The Amazona leucocephala and the Amazona leucocephala leucocephala, have the green as predominant colour of the plumage, each feather is bordered of black, the front, the upper part of the skull (from which comes the wording leucocephala) and the area around the eye, are white. The cheeks, the throat and, at times, also few feathers of the thorax, are red-pink; the feathers covering the ears have a duller black colour. The abdomen is dull red, the primary coverts, the first remiges and the borders of the wings are blue, whilst the secondary coverts and the secondary remiges are of a duller blue. The rectrices are yellowish-green; the upper side of the tail is green, the base of the outer rectrices is red. The periophthalmic ring is whitish, the pupil is dark, and the iris reddish-brown and the zygodactylous feet are light brown. In the immature pullets, the feathers are not surrounded by black, there is a reduced presence of the red-pink colouration, and the abdomen has a reduced quantity of red. This last colouring at times is even absent. There is absence of sexual dimorphism between males and females, seasonal as well as permanent. These parrots are up to 32 cm long, per 300-310 g of weight. The wingspan is of 18,3-20,4 cm.The subspecies Amazona leucocephala bahamensis has a livery similar to that of the nominal species, but the white dot, which gives the name to the species, is much more expanded on the entire front, the upper part of the skull and the cheeks. The red patch on the abdomen is either totally absent, or markedly present, finally, there is less red colour at the base of the outer rectrices. There is absence of sexual dimorphism between the sexes. The parrots of this subspecies are longer, about 34 cm, the wingspan is of about 20,0-21,7 cm.
The livery of the subspecies Amazona leucocephala caymanensis, is, in many ways, similar to that of the nominal species, even if there is much more yellowish-green as colour, the black outline of the feathers is not so pronounced, the white is limited to the front and extends up to the eyes, the red-pink colour of the throat and the cheeks is often interrupted by the presence of green feathers, the red dot of the abdomen is poorly coloured, even if noticeably larger. Also here, there is absence of sexual dimorphism. They are 34 cm long and the wingspan is of 19,2-20,7 cm.
The subspecies Amazona leucocephala hesterna, has a more yellowish-green livery than the nominal species, the abdominal patch is larger and is of purple colour, the white dot of the front is smaller, whilst the throat and the cheeks are much orange. Also here, there is absence of sexual dimorphism. These are smaller animals, measuring about 30 cm, with a weight of 290-300 g and a wingspan of 17,1-18,5 cm.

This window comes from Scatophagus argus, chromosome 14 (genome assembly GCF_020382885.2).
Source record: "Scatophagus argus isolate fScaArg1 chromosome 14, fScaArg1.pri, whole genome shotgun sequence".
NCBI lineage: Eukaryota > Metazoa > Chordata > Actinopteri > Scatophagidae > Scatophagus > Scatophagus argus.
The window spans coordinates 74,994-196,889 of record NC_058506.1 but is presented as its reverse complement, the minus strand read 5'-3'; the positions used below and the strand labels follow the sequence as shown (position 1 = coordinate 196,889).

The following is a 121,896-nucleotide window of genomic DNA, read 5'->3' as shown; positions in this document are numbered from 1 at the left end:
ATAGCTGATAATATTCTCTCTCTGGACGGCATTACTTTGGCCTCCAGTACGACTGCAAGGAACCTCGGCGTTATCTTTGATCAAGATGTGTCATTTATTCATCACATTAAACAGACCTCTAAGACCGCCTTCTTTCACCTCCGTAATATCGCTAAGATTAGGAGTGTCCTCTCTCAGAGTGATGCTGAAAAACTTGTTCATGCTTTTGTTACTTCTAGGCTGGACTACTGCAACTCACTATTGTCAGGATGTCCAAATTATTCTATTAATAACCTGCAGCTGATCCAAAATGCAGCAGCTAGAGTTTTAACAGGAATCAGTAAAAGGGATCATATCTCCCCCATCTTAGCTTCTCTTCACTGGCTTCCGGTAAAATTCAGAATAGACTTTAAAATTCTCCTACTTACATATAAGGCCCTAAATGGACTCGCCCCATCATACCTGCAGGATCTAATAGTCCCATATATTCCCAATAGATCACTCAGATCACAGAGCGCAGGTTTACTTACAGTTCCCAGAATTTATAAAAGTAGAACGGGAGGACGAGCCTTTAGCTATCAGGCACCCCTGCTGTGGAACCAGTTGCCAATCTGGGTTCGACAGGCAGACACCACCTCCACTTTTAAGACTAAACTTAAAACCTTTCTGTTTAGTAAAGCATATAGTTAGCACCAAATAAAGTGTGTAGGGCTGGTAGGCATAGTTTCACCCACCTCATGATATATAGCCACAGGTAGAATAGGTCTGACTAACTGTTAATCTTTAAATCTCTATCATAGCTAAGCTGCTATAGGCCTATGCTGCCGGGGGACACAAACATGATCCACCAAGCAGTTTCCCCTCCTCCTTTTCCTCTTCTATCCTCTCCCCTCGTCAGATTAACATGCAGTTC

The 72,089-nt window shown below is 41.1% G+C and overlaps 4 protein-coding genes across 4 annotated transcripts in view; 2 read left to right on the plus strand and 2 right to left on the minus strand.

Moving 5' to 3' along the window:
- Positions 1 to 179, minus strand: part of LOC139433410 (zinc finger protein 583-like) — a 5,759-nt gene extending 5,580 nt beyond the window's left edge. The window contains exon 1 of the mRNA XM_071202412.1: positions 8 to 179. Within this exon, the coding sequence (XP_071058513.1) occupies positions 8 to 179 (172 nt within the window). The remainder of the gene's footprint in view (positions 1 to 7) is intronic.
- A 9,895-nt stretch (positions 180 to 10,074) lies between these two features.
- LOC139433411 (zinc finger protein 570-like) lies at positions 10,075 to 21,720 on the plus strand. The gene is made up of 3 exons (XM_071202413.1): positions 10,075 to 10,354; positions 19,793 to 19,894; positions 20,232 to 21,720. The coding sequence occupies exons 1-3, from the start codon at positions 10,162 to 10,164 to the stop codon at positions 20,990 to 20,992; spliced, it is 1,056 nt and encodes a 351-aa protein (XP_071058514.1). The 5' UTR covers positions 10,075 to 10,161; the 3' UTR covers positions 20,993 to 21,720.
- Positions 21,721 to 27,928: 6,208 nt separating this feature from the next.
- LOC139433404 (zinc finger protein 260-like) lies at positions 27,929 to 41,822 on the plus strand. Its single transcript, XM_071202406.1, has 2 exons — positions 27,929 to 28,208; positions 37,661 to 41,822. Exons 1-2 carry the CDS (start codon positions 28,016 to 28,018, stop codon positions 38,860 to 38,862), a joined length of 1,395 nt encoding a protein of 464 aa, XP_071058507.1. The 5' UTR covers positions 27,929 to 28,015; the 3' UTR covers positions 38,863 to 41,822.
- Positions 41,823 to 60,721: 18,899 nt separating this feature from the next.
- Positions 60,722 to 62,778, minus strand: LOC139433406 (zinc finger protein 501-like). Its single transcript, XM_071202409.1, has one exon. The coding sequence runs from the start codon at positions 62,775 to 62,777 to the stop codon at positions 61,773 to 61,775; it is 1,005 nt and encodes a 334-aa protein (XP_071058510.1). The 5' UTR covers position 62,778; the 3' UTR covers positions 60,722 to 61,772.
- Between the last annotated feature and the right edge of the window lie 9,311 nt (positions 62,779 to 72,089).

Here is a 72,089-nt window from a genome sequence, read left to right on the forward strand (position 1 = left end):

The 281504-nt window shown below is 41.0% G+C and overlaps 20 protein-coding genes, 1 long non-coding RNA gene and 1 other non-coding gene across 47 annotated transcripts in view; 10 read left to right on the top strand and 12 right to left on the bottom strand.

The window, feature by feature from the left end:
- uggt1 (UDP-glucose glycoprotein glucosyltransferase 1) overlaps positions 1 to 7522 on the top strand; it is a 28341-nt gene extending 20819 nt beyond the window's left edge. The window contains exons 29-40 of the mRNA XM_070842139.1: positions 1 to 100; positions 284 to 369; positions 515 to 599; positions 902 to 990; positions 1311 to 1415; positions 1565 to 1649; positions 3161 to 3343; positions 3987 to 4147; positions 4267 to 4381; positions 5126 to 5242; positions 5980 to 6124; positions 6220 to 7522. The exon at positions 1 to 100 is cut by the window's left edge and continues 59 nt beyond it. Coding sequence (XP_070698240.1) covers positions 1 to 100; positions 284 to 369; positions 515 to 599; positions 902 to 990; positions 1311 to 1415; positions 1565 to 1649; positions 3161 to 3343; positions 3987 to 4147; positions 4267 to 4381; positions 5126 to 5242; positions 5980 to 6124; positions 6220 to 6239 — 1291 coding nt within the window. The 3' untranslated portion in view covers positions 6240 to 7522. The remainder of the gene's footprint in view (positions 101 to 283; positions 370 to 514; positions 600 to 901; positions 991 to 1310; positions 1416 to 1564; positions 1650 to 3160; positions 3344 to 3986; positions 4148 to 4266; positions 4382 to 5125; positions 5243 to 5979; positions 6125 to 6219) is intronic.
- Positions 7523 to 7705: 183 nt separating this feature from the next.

The Amazona leucocephala palmarum, has a livery similar to the nominal species’ one, but, usually, is somewhat darker in the colours, the abdomen is markedly wine red, with a much expanded dot. The throat is deeply red. There is absence of sexual dimorphism. They are 32 cm long, weighing 300-310 g, and have a wingspan of 18,7-20,2 cm. The nominal species as well as the subspecies does have the same alimentary ecology: they eat seeds, fruits, soft fruits, buds of new leaves, pine cones. They are therefore granivorous, frugivorous, anthophilous and furthermore they often forage in the cereal cultivated fields and in the orchards. For all of them, the average life span is of about 40 years.
Both the nominal species and the subspecies live in monogamous pairs or in small flocks of 30 members, especially in the periods beyond the mating season. The specimens living in the hinterland are shyer towards the man than those living in the urban or tourist centres. When annoyed, they become wary and suspicious and hide. They are noisy, especially while flying, silent during the meals. They fly in straight line and quickly, even if the flight is characterized by heavy wing beats. The call is sharp and metallic, and is accompanied by a vast vocal repertory. The mating season falls between March and August. The male builds nests either in the hollows of the trunks or on dead branches. In some instances, like in Abaco Island, it may build up the nest on calcium deposits which have emerged from the coral reef which surrounds this island of the Bahamas Archipelago.
The female lays 2-5 eggs which measure 3,5 x 2,82 cm and the hatching lasts 26-28 days. The pullets are nourished for about eight weeks, but when they are too numerous, some of them maybe left behind. The parents are much careful and attentive during the breeding of their offspring. During the first four weeks, the female will never abandon the nest, and it will be the male’s duty to take care of her sustenance. Then, it will start to get away for getting the food, and the pullets, nourished twice a day, will remain in the nest alone and unwatched. Once left the nest, the sub-adults remain however with adults for long periods before forming their own family.